At Utz Sanby the way we go about providing architectural services is a process that evolves over the duration of each project and involves various means of communicating with the client from initial discussions, collating the brief, sketching, drawing, model making and CAD.
Initially we work with hand drawn plans and cardboard models (when needed) to ‘test’ ideas as the design is being developed. These small-scale models (1:200) help to explain the design concepts, siting and architectural form being proposed and are a really useful tool for discussion with the client and within the office.
When the design is at a stage where it is resolved enough to commit to CAD we use a 3-D program to produce more detailed drawings that are then submitted to Council for approval as part of a Development Application or Complying Development Certificate.
Following approval is the detailed design stage, which includes selection of internal finishes, lighting, sanitary and tap-ware engagement of structural engineer and resolution of the construction details. This part of the services involves input from other consultants, the client and the myriad of suppliers and sub-contractors involved in the building process.
Construction documentation is done in concurrence with the above, so that there is a full and accurate set of documents for builders to price. These typically include 20-30 drawings with notes, schedules, details and a written Specification.
These documents are then put out to tender, so that a final selection of builder can be made and contracts negotiated. The architect is the client’s agent for the tender process and answers questions and provides any additional information requested by the builders as well as selecting the appropriate contract for the works in conjunction with the client.
When the project is finally underway the architect ensures that construction is in accordance with the drawings and specification and administers the contract between builder and client. This includes regular site meetings and inspections, processing of builders claims for payment and providing additional information or clarification for the builder on site.
Progressive concept models
Our architecture has found a niche of clients who in many ways are like us, they are people who enjoy beauty, family, climate and nature, who value craftsmanship and appreciate the skills of others yet are busy living their own lives. Our clients seek a practice that will deliver homes that will enrich and enhance the everyday rituals of living and become a backdrop for their lives. The high number of repeat clients we have is testimony to how our service is delivered.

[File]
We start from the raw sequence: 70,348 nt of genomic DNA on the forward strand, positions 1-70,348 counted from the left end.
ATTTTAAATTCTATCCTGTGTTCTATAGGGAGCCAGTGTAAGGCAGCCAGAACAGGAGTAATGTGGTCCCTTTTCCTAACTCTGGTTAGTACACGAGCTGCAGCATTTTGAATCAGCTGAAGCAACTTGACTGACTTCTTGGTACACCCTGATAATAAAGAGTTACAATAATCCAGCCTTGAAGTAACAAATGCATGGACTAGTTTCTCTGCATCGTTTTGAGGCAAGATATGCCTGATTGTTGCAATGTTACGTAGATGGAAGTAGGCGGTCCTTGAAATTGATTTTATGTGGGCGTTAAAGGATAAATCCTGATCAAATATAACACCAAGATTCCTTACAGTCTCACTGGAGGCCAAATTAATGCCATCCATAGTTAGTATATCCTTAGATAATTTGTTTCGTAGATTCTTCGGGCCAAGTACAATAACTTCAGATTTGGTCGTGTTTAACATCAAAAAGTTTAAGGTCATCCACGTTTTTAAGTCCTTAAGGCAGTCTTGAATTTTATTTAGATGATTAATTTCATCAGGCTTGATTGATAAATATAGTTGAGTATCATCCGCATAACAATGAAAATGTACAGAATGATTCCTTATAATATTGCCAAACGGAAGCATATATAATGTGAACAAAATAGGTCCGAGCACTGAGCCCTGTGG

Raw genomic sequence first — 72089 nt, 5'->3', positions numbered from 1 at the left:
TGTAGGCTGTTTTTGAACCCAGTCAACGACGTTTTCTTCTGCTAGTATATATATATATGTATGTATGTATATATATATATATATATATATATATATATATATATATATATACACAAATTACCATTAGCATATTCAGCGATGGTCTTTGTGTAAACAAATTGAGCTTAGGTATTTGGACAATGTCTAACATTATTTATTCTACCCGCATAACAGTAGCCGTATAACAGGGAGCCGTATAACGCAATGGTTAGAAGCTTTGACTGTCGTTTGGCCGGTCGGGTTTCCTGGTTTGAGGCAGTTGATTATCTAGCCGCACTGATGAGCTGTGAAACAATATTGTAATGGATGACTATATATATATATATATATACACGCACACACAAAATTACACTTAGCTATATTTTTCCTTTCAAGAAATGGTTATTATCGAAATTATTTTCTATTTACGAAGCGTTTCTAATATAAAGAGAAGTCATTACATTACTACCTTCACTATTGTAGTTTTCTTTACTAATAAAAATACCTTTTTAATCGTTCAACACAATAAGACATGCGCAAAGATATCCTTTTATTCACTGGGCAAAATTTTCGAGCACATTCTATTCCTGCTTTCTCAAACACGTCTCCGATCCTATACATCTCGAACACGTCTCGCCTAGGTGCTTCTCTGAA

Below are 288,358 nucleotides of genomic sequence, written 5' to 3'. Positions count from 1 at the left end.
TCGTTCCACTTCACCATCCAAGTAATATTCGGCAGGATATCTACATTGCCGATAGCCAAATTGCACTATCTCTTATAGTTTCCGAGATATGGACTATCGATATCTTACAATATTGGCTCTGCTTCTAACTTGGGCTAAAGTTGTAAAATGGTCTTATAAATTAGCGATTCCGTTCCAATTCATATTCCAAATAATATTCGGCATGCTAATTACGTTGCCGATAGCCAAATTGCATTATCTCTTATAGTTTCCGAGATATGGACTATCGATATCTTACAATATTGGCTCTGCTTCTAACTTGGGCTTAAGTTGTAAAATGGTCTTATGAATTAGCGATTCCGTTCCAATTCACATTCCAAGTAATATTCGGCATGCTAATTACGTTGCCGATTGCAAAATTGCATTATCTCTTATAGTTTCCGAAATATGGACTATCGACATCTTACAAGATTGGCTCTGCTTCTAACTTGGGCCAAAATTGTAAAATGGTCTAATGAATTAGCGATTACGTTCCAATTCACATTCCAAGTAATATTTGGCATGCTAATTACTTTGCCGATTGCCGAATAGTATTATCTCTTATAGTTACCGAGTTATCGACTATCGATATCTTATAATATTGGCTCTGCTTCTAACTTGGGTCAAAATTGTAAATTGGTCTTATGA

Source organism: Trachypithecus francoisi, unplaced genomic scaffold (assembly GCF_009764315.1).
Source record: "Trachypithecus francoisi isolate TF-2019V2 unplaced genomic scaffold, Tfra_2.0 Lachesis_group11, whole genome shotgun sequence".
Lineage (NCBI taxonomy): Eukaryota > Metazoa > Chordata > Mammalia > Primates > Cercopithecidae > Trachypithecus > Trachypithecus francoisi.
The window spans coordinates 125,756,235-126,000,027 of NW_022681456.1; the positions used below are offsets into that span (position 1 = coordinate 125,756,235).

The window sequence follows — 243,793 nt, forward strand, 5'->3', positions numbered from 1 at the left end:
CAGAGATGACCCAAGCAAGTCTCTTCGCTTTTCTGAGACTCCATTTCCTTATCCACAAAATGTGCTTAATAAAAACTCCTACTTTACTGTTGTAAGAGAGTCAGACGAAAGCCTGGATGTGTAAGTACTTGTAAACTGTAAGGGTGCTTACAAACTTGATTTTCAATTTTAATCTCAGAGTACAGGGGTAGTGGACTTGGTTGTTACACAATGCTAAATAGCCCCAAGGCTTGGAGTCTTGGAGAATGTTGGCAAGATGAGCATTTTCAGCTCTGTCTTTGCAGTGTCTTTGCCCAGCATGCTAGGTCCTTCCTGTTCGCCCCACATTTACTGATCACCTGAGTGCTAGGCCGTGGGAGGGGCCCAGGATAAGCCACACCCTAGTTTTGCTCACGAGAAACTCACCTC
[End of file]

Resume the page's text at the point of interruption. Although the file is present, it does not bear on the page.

There are several overriding interests and influences that have shaped the way in which we practise Architecture.
- Clarity of the plan or ‘program’ – a good modernist principle adopted from university days, all be it one in Brighton and one in Sydney.
- Expression of the structure and structural grid – A much loved planning tool, which helps to rationalize the form of the building and has its roots in time spent at Bennetts Associates, Arup Associates and Foster Hong Kong.
- Natural light and ventilation – An appreciation of the climate and quality of light in the southern hemisphere gained from time spent in the northern hemisphere.
- A love of Australian materials, such as corrugated steel, re-cycled hardwoods, glass louvres and concrete blocks – Introduced by the work of Glen Murcutt, Philip Cox, Peter Stutchbury and Alex Popov.
- Documentation and detailing – A long-standing belief in the process of thorough documentation and 1:5, 1: 2 details to achieve the best quality of construction and resolution of design.
- Clear communication – We enjoy the process of communicating with the client, builder and consultants. This starts with understanding the brief, to explaining the design concept -using models, 3-D, sketches, analysis and more detailed drawings and proceeds to construction documentation and administration.
- Relaxation and enjoyment – We are a practice that does not believe in late nights and weekend work –most of the time. We want a life outside of architecture and encourage our staff to do the same. We work better if we spend time pursuing other interests, spending time with friends and family, having holidays and enjoying life.